Joker Out - “Carpe Diem” (Slovenia)

Now that 2021 Eurovision winners Måneskin have started to caper and gambol about the U.S. pop world with their romantic hair, shiny pants and brazen pasties, all bets are off for future Eurovision bands to sneak on through as well. Joker Out are certified cuties and I like their four-on-the-floor dance rock strategy. I looked up the lyrics translation for “Carpe Diem” and can’t fully trust Google’s ability to parse metaphorical Slovenian, but they seem to shake out to a general theme of “can’t promise tomorrow but I promise tonight…dalé.” Am I ever going to get sick of songs that kind of sound like the Bravery’s “Honest Mistake?” No…I do not think so.

Gustaph - “Because Of You”

So I just went on Pop Pantheon to discuss how Lady Gaga’s Chromatica has held up since it came out three years ago. The clean and simple ‘90s house of “Because Of You” would fit it nicely onto the Chromatica tracklist — or even the Party Girl soundtrack. If Leo played this at one of his DJ nights, I don’t think anyone would be upset. It’s fresh, it’s retro, it’s fun. And holy cow, Gustaph has also been on the scene for a minute. Under the name Steffen, he released a debut single called “Gonna Lose You” in 2000 that was a CERTIFIED FLEMISH HIT. It’s Y2K as hell. Okay, I’m officially a Gustaph fan.

Käärijä - “Cha Cha Cha”

Last but certainly not least is the “Cha Cha Cha” of it all. I first encountered this song not on the finals brodcast, but on TikTok — if something like this manages to crack my For You Page, it has officially broken containment. “Cha Cha Cha” was clearly the people’s hit of the season, as evidenced by the loud screaming of CHA CHA CHA at random moments during the telecast. It all adds up to a beautiful gestalt of Euro-pop: the glowering techno gradually melting into a sweet chorus that wouldn’t be out of place in a BTS song; the lyrics, which make drinking piña coladas sound sinister; Käärijä’s puffy green bolero with nothing on underneath.

I didn’t realize until writing this just now why this song slams so hard for me — it sounds like A HOCKEY SONG. You know the hockey song vibes…”Crush ‘Em” by Megadeth vibes…fist-pumping in the cold arena vibes. If we play our cards right, this could be the summer of “Cha Cha Cha.” You just have to play it at your Memorial Day barbecue and start a mosh pit.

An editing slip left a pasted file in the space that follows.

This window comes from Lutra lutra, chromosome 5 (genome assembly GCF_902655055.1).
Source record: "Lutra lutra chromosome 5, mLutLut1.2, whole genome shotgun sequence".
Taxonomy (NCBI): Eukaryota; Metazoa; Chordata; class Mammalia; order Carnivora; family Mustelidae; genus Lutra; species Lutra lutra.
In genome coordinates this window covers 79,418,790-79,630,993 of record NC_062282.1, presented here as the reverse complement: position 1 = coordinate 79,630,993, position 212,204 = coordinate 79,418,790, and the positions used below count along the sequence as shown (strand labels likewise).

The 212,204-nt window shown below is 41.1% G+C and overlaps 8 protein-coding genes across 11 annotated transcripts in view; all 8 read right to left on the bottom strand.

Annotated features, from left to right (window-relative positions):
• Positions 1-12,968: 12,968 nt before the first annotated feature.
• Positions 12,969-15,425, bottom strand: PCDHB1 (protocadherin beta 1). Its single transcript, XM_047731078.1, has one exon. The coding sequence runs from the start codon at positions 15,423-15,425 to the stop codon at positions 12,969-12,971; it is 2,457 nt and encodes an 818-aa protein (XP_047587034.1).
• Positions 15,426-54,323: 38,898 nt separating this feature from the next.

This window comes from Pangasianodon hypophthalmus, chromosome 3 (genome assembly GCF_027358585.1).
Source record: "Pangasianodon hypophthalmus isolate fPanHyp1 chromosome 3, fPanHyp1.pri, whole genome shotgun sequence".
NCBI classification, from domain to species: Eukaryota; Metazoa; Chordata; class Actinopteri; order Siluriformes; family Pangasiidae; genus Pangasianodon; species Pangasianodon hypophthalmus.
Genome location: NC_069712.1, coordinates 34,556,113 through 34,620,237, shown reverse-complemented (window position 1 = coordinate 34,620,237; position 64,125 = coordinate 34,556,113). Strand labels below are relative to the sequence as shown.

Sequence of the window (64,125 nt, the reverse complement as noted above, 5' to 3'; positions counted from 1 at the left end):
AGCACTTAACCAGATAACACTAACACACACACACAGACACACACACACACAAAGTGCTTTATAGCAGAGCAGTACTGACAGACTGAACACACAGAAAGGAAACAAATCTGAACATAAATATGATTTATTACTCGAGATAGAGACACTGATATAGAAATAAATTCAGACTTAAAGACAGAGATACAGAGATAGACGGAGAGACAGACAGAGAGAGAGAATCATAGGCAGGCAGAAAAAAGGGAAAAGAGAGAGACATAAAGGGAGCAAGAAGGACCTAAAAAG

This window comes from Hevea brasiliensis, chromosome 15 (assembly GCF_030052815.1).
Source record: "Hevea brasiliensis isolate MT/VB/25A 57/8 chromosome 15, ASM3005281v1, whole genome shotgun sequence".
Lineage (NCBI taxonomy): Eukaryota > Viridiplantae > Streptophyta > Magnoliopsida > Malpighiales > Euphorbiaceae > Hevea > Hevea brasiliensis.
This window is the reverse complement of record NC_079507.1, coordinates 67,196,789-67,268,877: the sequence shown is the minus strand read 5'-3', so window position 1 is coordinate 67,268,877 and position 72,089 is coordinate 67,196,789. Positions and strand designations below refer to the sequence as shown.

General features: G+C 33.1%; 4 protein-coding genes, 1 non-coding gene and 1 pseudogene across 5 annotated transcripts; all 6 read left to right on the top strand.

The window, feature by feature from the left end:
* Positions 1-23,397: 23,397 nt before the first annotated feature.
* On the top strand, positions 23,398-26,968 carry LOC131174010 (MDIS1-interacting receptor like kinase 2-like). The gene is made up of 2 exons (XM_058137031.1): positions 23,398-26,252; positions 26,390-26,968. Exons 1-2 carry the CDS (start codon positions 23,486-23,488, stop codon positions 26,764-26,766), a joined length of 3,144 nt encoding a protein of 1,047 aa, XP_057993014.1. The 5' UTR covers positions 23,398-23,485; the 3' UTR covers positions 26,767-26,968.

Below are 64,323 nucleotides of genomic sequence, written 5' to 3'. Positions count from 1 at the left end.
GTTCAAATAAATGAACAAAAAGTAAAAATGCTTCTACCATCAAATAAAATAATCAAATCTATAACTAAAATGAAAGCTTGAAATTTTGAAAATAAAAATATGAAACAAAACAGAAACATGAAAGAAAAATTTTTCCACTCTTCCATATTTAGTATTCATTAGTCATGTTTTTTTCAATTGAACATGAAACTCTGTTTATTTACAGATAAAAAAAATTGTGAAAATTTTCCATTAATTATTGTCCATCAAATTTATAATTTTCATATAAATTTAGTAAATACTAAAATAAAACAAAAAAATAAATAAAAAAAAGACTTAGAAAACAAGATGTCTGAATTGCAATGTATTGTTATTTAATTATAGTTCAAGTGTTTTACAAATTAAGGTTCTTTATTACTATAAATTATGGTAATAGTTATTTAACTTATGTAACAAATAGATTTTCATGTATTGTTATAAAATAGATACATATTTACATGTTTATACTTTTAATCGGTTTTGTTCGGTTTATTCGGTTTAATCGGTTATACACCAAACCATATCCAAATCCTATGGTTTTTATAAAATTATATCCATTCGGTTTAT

A DMterview with Full Blown Meltdown

I first became aware of the guy-who-is-a-band Full Blown Meltdown (aka Will Green) on Twitter where he’s been doing 365 days of DIY support — boosting new releases from DIY bands, promoting small record labels, maintaining a Spotify playlist, etc. — and was immediately intrigued by his all-in approach to online community. As I’ve talked about with previous Molly Zone interviewee ra / sol, there’s a lot of distracting and dispiriting garbage floating around on the internet, and the only thing we can really do to combat that garbage atmosphere is try to connect as real people, rather than, I don’t know, flooding the world with AI-generated garbage or creating stuff for algorithmic success only.

So I was excited to talk to Will about how he keeps DIYing in a cruel world, and learn about the backstory behind his fiercely bittersweet new pop-punk single “Party With Villains” in a DMterview (alt text is here)…

Full Blown Meltdown can be found on Twitter, Instagram, and TikTok. Put “Party With Villains” in your earbuds here.

And in my personal Zone, don’t miss my Alternative interview with the Queens emo-punk band Fear Not Ourselves Alone — I would call Fear Not a “band you should get into now so you can brag to everyone that you were into them before they were cool” type of bands. Don’t say I didn’t warn ya.